Sa’dia Rehman x Center for Art and Social Engagement Columbus

The Center for Art and Social Engagement (CASE) is an initiative to forge deeper connections between the Columbus Museum of Art, its collections and communities near and far. The Museum currently offers special programming in conjunction with the work of CASE Fellow, artist Sa’dia Rehman, including a new installation.

 In 2018, Columbus Museum of Art was awarded a Museums for America grant by the Institute of Museum and Library Services (IMLS) to enhance its role as a place for discourse on social issues by launching the Center for Art and Social Engagement. CASE fosters nuanced consideration of complex social issues as visitors engage with art, artists and one another. One grant reviewer remarked, “CMA’s proposal to launch the Center for Social Engagement represents a daring, timely and welcome shift by art museums to respond to social issues.”

Through collaborative exhibitions and participatory experiences focused on relevant social issues, CASE seeks to advance museum practices and generate critical reflection.

The first CASE exhibition in 2019 focused on social isolation. Planned and opened prior to the coronavirus pandemic, it took on new relevance during the challenges of 2020. The second exhibition, Justice in America: A Visual Inquiry is currently on view and features a special installation by 2020-2021 CASE Artist Fellow Sa’dia Rehman.

Sa’dia Rehman The Land of Promise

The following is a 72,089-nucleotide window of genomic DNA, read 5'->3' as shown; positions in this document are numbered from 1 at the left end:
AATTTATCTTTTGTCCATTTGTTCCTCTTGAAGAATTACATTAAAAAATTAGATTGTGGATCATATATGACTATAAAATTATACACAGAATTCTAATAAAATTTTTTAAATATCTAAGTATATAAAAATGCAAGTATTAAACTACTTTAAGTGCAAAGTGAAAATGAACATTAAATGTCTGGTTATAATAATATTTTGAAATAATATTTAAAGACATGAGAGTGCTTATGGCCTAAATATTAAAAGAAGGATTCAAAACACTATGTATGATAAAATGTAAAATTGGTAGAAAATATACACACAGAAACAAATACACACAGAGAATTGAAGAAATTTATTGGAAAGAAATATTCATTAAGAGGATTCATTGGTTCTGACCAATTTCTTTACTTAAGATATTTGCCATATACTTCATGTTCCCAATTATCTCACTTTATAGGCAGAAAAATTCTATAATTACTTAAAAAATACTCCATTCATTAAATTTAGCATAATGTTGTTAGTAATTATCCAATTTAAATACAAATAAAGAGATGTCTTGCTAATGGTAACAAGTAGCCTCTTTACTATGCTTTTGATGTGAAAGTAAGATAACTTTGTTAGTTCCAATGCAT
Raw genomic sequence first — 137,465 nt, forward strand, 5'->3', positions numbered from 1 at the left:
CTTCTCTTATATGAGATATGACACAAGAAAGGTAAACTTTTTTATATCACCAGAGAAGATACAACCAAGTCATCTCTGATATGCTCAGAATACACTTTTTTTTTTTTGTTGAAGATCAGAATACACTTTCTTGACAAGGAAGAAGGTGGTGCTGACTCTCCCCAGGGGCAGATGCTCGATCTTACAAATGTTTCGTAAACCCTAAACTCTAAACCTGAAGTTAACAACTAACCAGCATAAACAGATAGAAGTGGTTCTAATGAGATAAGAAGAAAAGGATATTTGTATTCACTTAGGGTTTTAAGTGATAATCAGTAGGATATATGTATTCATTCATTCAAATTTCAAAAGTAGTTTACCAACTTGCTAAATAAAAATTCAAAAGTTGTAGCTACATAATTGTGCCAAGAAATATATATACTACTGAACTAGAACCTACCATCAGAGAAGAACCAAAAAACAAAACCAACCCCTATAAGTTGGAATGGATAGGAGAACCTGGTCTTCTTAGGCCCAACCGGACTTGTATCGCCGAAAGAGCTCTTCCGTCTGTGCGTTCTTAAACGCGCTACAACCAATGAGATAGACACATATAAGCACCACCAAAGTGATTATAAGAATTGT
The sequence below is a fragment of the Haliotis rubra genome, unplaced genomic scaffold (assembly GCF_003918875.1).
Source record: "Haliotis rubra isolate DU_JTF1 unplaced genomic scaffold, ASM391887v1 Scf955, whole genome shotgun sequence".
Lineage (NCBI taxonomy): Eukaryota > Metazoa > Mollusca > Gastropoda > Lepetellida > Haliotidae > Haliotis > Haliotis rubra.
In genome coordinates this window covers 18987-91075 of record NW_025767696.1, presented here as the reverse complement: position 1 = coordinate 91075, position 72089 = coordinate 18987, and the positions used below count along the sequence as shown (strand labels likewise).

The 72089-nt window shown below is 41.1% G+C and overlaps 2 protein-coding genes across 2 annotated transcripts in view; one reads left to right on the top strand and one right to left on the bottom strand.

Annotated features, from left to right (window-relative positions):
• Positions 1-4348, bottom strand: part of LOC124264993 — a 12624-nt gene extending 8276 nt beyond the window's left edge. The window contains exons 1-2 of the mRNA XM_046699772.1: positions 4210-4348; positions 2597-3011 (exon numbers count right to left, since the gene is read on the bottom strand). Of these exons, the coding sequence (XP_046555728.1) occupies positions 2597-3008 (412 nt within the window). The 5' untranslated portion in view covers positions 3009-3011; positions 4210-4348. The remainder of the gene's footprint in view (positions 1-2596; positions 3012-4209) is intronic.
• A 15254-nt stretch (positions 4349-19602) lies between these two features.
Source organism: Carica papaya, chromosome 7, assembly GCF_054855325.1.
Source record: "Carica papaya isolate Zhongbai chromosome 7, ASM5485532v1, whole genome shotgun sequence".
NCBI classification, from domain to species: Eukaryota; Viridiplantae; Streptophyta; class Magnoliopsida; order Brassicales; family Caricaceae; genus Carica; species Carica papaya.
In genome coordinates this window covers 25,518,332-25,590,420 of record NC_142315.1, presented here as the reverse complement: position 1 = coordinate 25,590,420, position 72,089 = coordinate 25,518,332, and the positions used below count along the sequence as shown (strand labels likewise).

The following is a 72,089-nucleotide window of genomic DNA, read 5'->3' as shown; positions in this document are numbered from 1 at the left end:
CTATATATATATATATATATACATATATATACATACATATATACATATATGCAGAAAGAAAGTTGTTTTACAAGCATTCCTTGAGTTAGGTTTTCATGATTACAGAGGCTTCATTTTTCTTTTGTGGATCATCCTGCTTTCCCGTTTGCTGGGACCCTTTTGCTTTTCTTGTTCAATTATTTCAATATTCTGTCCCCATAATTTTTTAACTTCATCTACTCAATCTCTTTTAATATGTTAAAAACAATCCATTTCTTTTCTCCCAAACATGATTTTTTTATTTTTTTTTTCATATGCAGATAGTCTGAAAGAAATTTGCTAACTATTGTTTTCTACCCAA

Sa’dia Rehman, ‘The Land of Promise,’ (2021) installation drawing at the Columbus Museum of Art. Photography credit: Luke Stettner

This related installation, The Land of Promise, features a dialogue between works from the collection and wall drawings by Rehman. In line with Rehman’s practice, the wall drawing engages the gallery architecture, and combines motifs from a range of sources. Decorative patterns, typical of art of the Islamic world, interweave with images of migration, incarceration and protest. Visitors may recognize some of these motifs from works in CMA’s collection.

Rehman describes The Land of Promise as a border. The term evokes the geography of migration and detention, but also traditions of decoration and adornment. Stenciled and hand-drawn onto the gallery walls, Rehman’s drawing will expand over the course of her yearlong fellowship and engage feedback from visitors. Rehman has designated each of the four walls with a specific theme: Horizon; Land; Future; and Afterlife. Ultimately, the drawing will run continuously around the room. The installation is the first phase of an evolving conversation that asks visitors to reflect upon the past, present and future of justice in America.

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